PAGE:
The Global Mapper Mobile app was installed on tablets to track 11 and 33 kv power line feeders, arable land types, roads, and power lines conditions. The results were properly described and annotated and transferred to the desktop version of Global Mapper for processing. The raw files were converted to shape-files and validated using remote sensing imagery. The results are the coordinates of each tracked point, and a database that shows records of the roads and power line condition.

Kelsi Schwind

Kelsi Schwind, Coastal and Marine System Sciences Graduate Student at Texas A&M University - Corpus Christi

Recipient of the Blue Marble Geographics 2020 Scholarship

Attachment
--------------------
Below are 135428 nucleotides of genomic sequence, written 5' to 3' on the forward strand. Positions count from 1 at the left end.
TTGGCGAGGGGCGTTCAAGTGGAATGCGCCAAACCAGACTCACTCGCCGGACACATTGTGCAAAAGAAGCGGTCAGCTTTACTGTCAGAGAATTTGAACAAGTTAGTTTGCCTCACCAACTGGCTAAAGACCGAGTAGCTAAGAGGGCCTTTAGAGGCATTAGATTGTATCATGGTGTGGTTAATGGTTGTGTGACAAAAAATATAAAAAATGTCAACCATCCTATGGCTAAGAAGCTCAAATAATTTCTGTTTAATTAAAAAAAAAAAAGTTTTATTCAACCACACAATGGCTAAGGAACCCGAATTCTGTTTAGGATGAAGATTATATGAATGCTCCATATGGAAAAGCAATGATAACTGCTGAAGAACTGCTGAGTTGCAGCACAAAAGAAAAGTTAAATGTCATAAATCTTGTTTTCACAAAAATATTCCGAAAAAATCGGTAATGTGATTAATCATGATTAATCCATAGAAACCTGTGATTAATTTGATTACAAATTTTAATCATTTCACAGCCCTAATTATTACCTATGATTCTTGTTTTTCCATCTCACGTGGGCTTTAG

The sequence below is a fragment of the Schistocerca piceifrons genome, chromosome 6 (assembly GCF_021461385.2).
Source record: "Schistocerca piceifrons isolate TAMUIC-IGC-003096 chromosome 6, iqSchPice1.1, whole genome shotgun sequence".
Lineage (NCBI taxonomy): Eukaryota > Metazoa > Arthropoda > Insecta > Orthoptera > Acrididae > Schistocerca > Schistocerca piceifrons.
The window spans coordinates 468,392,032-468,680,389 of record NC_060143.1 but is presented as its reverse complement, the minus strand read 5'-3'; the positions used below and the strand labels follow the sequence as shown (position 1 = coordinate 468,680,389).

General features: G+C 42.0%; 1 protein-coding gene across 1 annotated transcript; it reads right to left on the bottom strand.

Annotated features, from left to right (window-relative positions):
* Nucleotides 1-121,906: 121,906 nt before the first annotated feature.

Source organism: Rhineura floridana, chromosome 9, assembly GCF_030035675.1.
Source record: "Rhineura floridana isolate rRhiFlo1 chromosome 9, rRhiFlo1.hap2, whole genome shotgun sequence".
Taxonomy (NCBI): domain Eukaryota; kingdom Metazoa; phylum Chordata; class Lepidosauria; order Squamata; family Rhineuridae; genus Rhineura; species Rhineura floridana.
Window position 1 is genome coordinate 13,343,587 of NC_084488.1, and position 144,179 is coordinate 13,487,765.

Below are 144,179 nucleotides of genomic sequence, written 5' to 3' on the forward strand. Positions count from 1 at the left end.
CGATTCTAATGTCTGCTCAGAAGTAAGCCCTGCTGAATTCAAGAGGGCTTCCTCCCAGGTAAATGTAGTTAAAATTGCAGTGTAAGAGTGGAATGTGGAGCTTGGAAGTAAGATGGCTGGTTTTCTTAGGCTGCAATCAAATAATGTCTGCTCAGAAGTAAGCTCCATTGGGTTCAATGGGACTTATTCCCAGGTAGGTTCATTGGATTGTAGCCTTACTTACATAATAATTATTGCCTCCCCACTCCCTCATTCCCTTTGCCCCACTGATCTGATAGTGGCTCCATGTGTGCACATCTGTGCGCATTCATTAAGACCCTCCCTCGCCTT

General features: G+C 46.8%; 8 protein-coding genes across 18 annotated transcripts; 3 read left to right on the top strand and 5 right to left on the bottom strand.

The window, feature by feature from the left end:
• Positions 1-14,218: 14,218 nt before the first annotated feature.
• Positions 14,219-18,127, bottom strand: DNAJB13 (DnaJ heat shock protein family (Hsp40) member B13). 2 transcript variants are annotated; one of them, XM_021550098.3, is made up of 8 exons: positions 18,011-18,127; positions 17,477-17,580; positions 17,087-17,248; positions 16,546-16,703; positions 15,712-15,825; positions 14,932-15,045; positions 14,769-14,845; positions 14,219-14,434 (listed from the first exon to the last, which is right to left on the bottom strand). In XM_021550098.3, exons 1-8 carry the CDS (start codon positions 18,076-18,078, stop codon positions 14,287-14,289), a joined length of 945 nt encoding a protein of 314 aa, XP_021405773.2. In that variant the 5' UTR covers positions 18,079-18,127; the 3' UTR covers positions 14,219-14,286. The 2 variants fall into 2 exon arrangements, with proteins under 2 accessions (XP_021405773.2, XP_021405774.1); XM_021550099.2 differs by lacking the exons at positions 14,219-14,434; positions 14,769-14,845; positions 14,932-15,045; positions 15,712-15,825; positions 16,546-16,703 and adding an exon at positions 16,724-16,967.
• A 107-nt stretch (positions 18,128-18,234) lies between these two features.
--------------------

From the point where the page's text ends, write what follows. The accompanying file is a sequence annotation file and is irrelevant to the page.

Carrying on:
Using SfM, Lidar, and GIS to Evaluate Hurricane Impacts

The impacts of Hurricane Michael on Little St. George Barrier Island off the coast of Apalachicola, Florida were evaluated by integrating structure-from-motion (SfM) data, airborne topobathymetric lidar-derived data, and GIS techniques.

High-resolution UAS imagery of a barrier island was obtained prior to the impact of Hurricane Michael in July, 2018. SfM photogrammetric techniques were used to generate a point cloud from the imagery. A 1m digital elevation model (DEM) generated from topobathymetric airborne lidar collected by the U.S. Army Corps of Engineers (USACE) following the landfall of Hurricane Michael in October, 2018 was obtained for the study.

Global Mapper was then used to filter the SfM point cloud and generate a 0.1m resolution DEM. The impact of Hurricane Michael on the barrier island was then evaluated by importing the USACE DEM and using the Combine/Compare Terrain Layers and Measure Volume Between Two Surfaces in Global Mapper. An accuracy assessment was also conducted in the GIS to evaluate the vertical accuracy of the SfM DEM compared to that of the airborne lidar.